The exact opposite is true when the men arrive in Sodom. The bible tells us that initially the men tell Lot that they intend to sleep in the town square, a practice often done by poor travelers without the resources or connections to have a place to lodge. Lot however insists the men stay with him, which in turn leads to a crowd forming outside his door, demanding the travelers be sent out to be assaulted. Lot refuses and one of the things that is often overlooked is the crowd saying, “This fellow came here as a foreigner and now he thinks he’s better than us. We should have dealt with you worse than we will with them” (Genesis 19:9)


This is an essential quote in understanding the story of Sodom and Gomorrah. The men staying with Lot were not being attacked because the mob was gay, they were being attacked because they were foreigners and Lot had only been welcomed because he was wealthy. Earlier in the book of Genesis we are told of the wealth of Abraham. He and his family owned thousands of head of cattle, camels, sheep, goats and housed hundreds of slaves. We are even told that Abraham had his own army at the ready, 318 men trained and prepared for battle.


When Lot had come to Sodom, he would have bought much of this wealth with him. In Sodom, foreigners and immigrants were welcome but only when they had something to offer. To the sodomites, the two men that had come were nothing but free loaders, homeless travelers who would be an annoyance and a drain on society.


It is worth noting that our nation is no different. We allow immigration, but only if it is useful to us. Note that Governor DeSantis of Florida was very anti-immigrant until hurricane Ian came and no one wanted to clean up the damage. Now all at once that cheap, unregulated labor he hated so much is suddenly useful. We are the same with our homeless populations. We want them out of sight, out of mind and the general cultural consensus is that homeless people are homeless because they are lazy or bad people. The reality is that we are Sodom and the voice of Ezekiel is a charge at us when he says “This was the guilt of your sister Sodom: she and her daughters had pride, excess of food, and lived a life of ease, but did not aid the poor and needy when she easily could have.”


So, the question that has to be asked is, if this is true, why does this story so often show up as ammo against marriage equality. Well, that’s simple. Scapegoating is always easier than changing, and in the case of King Henry the VIII of England, he had a lot of scapegoating to do. You see, when King Henry declared himself as supreme head of the Church of England, he effectively took a third of the nation's property from monasteries and churches. The total value of this take over is, by modern rates, about 240 billion dollars. Thousands upon thousands of foreigners, Catholics and sympathizers were evicted from their homes and forced out of the country. He would have also evicted the entire Jewish population as well, if his predecessor, Edward the 1st hadn't already expelled them all in 1290.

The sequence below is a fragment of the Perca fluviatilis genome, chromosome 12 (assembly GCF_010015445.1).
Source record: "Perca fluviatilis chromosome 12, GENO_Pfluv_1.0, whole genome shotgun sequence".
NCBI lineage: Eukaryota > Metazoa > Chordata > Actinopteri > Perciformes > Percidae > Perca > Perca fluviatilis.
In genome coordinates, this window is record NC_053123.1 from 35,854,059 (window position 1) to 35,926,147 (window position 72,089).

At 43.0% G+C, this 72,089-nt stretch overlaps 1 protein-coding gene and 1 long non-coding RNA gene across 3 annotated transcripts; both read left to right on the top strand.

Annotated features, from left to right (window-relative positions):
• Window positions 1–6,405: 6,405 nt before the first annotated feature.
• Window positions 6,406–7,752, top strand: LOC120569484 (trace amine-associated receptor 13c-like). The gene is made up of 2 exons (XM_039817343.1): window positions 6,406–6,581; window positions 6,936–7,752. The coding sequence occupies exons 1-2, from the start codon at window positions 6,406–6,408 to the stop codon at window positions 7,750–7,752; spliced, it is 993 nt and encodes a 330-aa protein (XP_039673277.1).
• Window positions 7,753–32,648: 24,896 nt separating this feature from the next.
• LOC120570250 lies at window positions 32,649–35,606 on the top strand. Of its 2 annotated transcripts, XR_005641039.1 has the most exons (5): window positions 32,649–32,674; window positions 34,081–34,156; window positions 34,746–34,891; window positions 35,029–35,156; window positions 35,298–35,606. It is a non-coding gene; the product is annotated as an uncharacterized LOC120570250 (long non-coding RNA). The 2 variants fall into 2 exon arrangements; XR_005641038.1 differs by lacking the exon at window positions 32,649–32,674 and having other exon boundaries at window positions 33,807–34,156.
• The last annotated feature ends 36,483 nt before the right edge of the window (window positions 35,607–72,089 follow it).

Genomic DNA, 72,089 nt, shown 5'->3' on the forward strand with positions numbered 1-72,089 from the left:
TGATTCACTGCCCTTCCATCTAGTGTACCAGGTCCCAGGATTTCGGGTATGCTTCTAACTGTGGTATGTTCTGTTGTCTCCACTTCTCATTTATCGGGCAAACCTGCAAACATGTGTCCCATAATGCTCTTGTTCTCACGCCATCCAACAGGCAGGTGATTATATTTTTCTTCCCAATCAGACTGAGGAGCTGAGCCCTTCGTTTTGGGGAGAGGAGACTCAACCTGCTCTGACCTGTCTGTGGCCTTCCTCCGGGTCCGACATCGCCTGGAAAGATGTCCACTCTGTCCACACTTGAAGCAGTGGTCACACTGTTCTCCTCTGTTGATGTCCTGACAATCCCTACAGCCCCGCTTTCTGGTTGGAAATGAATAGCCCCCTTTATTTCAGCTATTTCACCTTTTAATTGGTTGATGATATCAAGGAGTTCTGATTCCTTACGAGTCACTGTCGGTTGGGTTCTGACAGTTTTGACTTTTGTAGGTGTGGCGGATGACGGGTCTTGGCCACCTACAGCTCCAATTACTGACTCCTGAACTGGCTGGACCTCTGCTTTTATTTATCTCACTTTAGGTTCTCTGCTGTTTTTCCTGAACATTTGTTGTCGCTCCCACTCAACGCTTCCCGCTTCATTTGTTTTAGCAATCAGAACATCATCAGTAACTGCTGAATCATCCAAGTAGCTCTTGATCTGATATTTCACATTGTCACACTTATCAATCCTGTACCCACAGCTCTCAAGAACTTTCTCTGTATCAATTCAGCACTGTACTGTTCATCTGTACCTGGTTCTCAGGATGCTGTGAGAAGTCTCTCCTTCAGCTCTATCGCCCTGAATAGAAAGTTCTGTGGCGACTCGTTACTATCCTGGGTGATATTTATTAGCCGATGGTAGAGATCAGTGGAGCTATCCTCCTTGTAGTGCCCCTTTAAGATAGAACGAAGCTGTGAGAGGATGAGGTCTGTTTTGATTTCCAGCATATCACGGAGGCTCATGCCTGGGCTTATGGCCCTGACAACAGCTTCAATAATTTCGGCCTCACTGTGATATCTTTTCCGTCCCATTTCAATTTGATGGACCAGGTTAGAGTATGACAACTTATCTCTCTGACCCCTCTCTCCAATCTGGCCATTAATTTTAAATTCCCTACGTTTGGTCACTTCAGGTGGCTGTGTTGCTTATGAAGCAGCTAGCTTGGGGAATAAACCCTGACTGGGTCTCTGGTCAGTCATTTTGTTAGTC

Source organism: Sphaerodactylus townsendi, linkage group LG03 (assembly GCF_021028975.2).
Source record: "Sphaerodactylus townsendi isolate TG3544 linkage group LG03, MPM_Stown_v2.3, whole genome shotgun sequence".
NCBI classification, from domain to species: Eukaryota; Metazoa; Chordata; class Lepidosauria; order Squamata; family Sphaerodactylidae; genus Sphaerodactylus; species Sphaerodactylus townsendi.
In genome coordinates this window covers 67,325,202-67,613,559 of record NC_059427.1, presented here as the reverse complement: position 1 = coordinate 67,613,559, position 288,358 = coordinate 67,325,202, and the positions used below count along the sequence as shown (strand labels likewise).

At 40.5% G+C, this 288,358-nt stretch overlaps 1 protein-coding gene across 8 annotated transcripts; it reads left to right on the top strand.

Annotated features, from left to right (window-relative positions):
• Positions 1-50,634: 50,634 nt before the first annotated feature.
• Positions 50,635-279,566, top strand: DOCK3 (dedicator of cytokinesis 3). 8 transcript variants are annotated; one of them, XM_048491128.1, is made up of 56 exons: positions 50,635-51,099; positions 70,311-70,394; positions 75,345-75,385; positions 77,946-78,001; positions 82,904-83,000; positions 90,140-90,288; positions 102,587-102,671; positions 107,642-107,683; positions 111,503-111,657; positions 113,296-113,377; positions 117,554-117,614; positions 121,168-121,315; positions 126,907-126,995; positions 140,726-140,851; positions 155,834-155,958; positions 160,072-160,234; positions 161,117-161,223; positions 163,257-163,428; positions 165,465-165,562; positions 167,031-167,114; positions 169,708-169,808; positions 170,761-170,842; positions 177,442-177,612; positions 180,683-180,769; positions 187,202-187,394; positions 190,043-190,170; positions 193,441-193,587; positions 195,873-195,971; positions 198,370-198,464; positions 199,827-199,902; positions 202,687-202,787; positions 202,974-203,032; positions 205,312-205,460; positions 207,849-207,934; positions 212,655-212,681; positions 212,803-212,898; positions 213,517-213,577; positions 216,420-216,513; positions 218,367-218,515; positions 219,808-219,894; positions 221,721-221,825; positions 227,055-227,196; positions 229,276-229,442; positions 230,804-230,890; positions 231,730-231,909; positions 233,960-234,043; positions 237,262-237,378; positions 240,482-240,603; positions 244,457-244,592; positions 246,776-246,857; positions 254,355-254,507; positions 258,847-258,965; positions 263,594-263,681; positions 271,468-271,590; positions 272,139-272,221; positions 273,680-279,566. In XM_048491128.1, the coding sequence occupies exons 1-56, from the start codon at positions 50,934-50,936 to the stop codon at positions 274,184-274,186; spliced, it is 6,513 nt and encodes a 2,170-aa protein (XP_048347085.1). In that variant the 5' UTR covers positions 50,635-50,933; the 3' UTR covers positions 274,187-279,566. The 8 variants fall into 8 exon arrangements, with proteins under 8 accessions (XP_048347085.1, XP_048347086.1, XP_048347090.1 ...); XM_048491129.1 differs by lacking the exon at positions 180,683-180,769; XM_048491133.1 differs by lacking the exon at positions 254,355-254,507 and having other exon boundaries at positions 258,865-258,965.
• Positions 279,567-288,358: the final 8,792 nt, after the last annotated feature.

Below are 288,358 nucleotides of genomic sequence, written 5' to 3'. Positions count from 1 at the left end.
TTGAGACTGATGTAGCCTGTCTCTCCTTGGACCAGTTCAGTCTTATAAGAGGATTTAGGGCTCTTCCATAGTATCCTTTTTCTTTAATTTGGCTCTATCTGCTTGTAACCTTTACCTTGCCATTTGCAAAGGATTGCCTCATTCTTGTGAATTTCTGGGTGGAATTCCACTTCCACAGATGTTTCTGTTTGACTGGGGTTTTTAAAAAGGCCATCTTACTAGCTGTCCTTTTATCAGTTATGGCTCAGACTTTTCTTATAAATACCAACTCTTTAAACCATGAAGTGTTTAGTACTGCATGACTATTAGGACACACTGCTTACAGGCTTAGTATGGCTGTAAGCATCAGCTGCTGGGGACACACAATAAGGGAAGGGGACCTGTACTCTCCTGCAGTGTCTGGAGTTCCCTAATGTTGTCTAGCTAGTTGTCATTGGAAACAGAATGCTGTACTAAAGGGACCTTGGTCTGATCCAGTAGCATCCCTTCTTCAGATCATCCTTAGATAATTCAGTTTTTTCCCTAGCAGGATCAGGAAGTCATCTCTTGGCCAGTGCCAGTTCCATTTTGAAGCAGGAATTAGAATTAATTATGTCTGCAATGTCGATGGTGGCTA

Henry was also having the bible translated into English, which when people read, they would realize how unchristian he was being and so, in 1533, King Henry passed the Buggery Act, the first law in English history to make same sex acts illegal, carried over into the law books of the USA. This is also when Sodomy is first used in in connection to gay behavior.


Six years later, the Great Bible would be produced, the first official bible in the English language and number of words in the New Testament especially would be mistranslated as “Homosexual” in place of “pedophile,” in order to solidify the laws that had been passed. These mistranslations would find their way into the King James bible which would be the official translation of the bible in almost all protestant churches until the 1960s.


So, with all this in mind, here is the true story of Sodom. Once there was a great wealthy city who hated foreigners and attacked homeless people, calling them lazy and throwing them out of the city when they appeared. One day, a man named Lot who knew that hospitality and care for the poor was important but did little to change the way the city ran. Then one day, he became the target of their hatred because as Martin Niemöller said when speaking of the holocaust, “First they came for the Socialists, and I did not speak out— Because I was not a Socialist. Then they came for the Trade Unionists, and I did not speak out— Because I was not a Trade Unionist. Then they came for the Jews, and I did not speak out— Because I was not a Jew. Then they came for me—and there was no one left to speak for me.”


The story ends with God destroying the lands and city of Sodom. Now, while I do not believe that we are going to get destroyed in some cataclysmic event sent by God, I am of the opinion that our constant need to scapegoat might be just as destructive. If we don’t stop seeing everyone as enemies, if we don’t change our attitudes and open our hearts to those around us who are poor, lonely, different, etc., we will continue to turn in on ourselves until there are none of us left.


May we be a people with open minds, open hands and open hearts and may we stand up for the wellbeing of all those around us, there are those around us who would have us turn our backs on our neighbors, who would villainize the poor, the immigrant, the people of color and those of us in the LGBTQ community, They would turn our nation into a cold and cruel land who puts our wealth before our neighbors and our prosperity before those in need. May we do better and be better. Amen